A longtime town supervisor and former congressional candidate is leaving government for a job in the private sector.
Gates town supervisor Mark Assini is resigning on November 7. He isn't saying yet which company has hired him. But he tells WXXI News he was approached about the position within the last two weeks.
"Part of me was really excited about the opportunity to go do something really challenging and exciting and part of me was sad,” he said, “because I know I'm leaving some true friends I made in a job where I knew where I was making a difference. I was a little torn."
Assini, a Republican, twice tried to unseat Democratic Congresswoman Louise Slaughter. He nearly succeeded in the first attempt in 2014. But Assini says in hindsight, he can see that things happen for a reason.
"I'm looking at the way Congress behaves now - the corruption, the disrespect, the self-service that I see - even in my own party from somebody like Chris Collins, who was a leader. It is disturbing. I am blessed not to have been part of that, even though I really, truly thought I could have made a difference, but looking back, probably not."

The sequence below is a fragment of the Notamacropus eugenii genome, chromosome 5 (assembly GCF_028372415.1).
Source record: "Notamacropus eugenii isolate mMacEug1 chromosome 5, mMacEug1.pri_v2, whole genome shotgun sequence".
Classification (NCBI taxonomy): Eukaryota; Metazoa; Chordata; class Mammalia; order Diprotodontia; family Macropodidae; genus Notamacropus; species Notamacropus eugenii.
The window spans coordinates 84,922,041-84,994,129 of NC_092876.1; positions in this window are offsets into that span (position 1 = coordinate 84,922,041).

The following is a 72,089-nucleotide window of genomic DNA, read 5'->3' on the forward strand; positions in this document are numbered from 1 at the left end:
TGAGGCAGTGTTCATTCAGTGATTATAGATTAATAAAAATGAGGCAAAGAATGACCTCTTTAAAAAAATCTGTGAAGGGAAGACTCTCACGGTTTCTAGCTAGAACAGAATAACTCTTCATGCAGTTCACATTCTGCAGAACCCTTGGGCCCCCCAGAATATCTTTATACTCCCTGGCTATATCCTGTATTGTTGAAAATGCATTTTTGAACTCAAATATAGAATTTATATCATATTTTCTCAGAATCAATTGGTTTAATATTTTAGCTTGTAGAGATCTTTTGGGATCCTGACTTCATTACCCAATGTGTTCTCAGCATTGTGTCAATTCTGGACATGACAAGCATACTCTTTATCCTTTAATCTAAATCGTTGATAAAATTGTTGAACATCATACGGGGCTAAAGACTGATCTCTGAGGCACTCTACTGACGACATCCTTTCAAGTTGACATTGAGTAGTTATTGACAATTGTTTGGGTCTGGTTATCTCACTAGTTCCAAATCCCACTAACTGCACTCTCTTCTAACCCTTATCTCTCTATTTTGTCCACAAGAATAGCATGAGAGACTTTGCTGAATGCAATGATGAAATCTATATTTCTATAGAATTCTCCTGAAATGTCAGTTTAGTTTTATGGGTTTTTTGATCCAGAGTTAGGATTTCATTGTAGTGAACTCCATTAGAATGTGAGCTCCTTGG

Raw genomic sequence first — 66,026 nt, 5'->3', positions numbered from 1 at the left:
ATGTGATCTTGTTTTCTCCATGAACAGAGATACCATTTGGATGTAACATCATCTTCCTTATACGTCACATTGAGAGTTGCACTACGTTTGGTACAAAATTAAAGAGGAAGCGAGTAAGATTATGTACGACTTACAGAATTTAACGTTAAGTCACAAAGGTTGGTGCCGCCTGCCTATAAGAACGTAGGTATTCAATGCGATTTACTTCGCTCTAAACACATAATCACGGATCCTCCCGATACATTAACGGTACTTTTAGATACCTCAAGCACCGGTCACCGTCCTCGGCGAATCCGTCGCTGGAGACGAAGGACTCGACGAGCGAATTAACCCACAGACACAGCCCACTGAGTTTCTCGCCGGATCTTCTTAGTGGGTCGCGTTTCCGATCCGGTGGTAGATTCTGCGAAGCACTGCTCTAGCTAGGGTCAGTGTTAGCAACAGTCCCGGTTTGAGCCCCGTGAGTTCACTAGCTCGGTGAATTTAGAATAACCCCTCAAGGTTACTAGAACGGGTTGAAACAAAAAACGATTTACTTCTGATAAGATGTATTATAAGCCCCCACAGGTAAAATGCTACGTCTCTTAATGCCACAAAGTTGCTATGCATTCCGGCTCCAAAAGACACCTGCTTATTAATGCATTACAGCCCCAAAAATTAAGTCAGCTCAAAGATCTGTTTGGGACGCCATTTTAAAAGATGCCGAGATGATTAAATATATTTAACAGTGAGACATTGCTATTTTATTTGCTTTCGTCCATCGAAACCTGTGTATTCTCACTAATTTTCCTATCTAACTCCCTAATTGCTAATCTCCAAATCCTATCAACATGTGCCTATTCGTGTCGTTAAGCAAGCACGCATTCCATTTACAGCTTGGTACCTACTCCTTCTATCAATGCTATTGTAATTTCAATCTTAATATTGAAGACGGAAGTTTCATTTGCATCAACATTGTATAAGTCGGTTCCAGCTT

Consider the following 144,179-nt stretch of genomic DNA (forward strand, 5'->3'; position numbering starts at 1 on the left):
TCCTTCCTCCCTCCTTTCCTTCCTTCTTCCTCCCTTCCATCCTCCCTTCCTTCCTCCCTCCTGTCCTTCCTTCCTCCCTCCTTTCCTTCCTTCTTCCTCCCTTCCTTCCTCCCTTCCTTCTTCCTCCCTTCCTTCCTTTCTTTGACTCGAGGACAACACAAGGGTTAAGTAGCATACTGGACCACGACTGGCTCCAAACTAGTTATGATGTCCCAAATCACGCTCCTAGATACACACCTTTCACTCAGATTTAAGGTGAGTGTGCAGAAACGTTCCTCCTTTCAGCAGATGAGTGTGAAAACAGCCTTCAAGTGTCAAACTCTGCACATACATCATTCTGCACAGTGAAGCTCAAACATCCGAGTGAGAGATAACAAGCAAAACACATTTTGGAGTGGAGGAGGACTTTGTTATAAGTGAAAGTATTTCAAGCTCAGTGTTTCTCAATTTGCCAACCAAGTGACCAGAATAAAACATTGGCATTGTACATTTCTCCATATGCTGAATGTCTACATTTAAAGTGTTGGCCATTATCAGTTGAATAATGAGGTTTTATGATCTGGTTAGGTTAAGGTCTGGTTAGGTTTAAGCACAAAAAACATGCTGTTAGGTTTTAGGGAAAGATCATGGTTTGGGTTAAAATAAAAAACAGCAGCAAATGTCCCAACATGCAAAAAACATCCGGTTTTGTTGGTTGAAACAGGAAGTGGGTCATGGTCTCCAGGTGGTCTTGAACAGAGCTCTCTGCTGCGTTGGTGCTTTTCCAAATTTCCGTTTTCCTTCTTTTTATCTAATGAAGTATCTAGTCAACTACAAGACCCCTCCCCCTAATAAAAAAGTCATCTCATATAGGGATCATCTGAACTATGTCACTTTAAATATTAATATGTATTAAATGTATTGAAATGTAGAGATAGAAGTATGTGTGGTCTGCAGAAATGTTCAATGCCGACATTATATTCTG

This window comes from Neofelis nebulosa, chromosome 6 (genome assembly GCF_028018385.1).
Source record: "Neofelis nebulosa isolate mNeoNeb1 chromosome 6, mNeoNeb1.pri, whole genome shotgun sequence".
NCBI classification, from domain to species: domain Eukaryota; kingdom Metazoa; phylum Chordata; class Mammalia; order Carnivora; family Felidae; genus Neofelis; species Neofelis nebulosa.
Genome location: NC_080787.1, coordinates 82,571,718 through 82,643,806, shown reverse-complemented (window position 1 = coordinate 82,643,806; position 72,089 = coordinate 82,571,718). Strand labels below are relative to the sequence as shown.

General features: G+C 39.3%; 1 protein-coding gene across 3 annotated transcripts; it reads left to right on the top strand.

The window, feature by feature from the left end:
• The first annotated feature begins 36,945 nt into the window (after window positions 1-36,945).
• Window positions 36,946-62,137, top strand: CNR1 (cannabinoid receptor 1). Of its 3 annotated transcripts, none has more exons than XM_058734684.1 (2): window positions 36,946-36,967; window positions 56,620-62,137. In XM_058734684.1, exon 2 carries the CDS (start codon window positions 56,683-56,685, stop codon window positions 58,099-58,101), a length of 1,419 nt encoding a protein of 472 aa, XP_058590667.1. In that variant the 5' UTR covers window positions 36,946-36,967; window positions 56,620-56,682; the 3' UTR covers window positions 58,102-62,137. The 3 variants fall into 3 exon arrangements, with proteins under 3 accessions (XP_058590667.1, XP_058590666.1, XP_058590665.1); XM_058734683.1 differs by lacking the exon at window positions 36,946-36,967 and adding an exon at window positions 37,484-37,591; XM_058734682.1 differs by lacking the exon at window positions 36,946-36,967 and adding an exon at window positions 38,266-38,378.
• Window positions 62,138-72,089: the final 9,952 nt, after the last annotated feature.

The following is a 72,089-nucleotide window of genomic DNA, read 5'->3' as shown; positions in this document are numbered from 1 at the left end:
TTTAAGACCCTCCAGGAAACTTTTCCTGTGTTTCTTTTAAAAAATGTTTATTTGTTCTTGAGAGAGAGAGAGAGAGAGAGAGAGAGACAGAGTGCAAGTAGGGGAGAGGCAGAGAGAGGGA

Assini decided not to wage a third congressional campaign this year after neurosurgeon James Maxwell won the endorsement of the Monroe County Conservative Party. When asked if his political career was over now, Assini said he wouldn’t rule anything in or out, but is focused now on being the best leader he can be in the company he will soon join.
Assini served as Gates town supervisor for the past nine years. He counts among his proudest accomplishments the Gates to Recovery program, which connects individuals struggling with addiction to recovery services within the community, and the repair of the Trolley Boulevard and Lyell Avenue bridges.
Assini is still concerned that the crumbling Brooks Avenue underpass has still not been replaced. “I just talked to the attorney who represents the railroad the other day and said, ‘we have to try to do something in the next couple of weeks, because that thing is dangerous.’ I’m very disappointed that hasn’t been taken care of and I’m going to fight like heck until the time I leave to get that replaced.”
Assini had one year left in his current term. The town board will have to appoint a replacement to serve until the seat is up for re-election in 2019.